We Can’t Handle The Truth

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It’s officially begun.  Christmas has started.  How many times have you heard or read some variation on that theme over past week or so.  Someone, with no authority other than the power to make “Captain Obvious” level life observations, decides to tell the world, “it’s officially Christmas”.  This someone could be the TV weatherman, a celebrity, or a friend on Facebook who’s just seen a parade or play.  It might be anyone.  For whatever reason, this person has decided per their own standards, that Christmas has arrived.  They must tell the world.  Surely, the rest of us must be blind or ambivalent to the encroaching holiday presence.  We need to be told.  We don’t know what the criteria for Christmas’ arrival might be.  Other than a photograph or post which may accompany the “Declaration of Christmas’ Arrival”, we’re left guessing.

On the other hand, now we know, so this must be it, “My friend’s attendance at the Rockefeller Center Christmas Tree Lighting with a group of people that didn’t include me marks the beginning of the seasons remembering the birth of Jesus.”  If we were waiting for our family’s benign traditions of a Christmas tree purchase, the arrival of a bonus to purchase presents, or something to do with church; we were wrong.  The decision was made for us by someone on social media.  Christmas now arrives when people decide for it to appear in ways they deem appropriate to their already packed social calendars.  Christmas (as it has become in the realm of digital fascism) has nothing to do with images of a marginalized teenage mother in a Judean backwater.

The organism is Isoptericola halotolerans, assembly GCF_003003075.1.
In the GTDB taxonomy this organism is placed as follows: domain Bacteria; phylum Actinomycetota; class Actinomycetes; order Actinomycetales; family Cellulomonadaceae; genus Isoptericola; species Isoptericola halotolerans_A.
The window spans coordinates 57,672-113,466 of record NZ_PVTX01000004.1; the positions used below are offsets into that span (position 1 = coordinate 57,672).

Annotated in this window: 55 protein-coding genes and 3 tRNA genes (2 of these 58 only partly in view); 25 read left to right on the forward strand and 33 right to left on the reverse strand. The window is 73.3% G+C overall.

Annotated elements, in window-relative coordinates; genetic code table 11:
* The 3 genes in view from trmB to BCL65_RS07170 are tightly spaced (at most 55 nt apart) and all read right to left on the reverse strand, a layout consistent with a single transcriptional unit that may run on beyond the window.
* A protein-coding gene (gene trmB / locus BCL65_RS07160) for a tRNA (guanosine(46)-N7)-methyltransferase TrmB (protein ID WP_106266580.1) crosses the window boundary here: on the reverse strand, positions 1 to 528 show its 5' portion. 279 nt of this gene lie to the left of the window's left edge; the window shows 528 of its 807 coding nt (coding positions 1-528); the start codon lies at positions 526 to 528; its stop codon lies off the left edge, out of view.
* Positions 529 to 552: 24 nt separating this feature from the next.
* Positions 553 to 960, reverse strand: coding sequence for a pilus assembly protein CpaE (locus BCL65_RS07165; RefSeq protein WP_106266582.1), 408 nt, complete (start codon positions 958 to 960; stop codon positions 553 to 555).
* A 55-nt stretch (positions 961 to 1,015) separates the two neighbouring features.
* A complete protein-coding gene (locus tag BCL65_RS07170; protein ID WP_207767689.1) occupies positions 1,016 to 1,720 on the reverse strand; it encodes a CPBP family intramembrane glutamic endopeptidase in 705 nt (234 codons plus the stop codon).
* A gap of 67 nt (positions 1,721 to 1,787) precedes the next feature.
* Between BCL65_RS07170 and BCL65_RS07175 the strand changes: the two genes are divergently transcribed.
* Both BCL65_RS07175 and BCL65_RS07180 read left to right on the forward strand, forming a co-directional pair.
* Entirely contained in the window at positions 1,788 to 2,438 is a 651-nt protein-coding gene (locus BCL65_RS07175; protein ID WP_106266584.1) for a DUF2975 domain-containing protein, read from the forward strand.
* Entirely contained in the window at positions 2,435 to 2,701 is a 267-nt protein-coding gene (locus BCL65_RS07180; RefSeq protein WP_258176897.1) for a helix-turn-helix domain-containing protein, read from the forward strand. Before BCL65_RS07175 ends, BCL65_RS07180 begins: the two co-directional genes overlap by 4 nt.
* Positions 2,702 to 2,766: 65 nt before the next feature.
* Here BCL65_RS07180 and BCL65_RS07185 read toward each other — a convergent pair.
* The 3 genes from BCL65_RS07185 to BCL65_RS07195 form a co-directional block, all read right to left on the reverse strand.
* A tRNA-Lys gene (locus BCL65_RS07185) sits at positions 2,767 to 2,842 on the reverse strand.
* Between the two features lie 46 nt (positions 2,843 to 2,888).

Our best Christmas pictures are rarely captioned with, “It’s officially time to tell the story of social deprivation, refugees, poverty, and genocidal  imperial power.”  To paraphrase Colonel Nathan Jessup in “A Few Good Men”, not only can Americans not handle the truth, we don’t want the truth.  We don’t talk about the truth at Christmas parties (or at church) because it makes us uncomfortable.  To bring up the truth at Christmas is to be labeled a Grinch or Scrooge; you become someone who’s stepped off the train of the cultural, feel-good secular gospel.

Truth tellers are easily forgotten ornaments.  The arbiters of Christmas may decide to include you in the story but your presence comes at a price.  You will be at the back and you must be silent.  You wouldn’t want to ruin anyone’s holiday by telling the truth about Herod’s genocide, Jesus’ unwed mother, and the refugee baby born so far from home.  After all it’s already Christmas and there’s not enough room in the inn for the truth.

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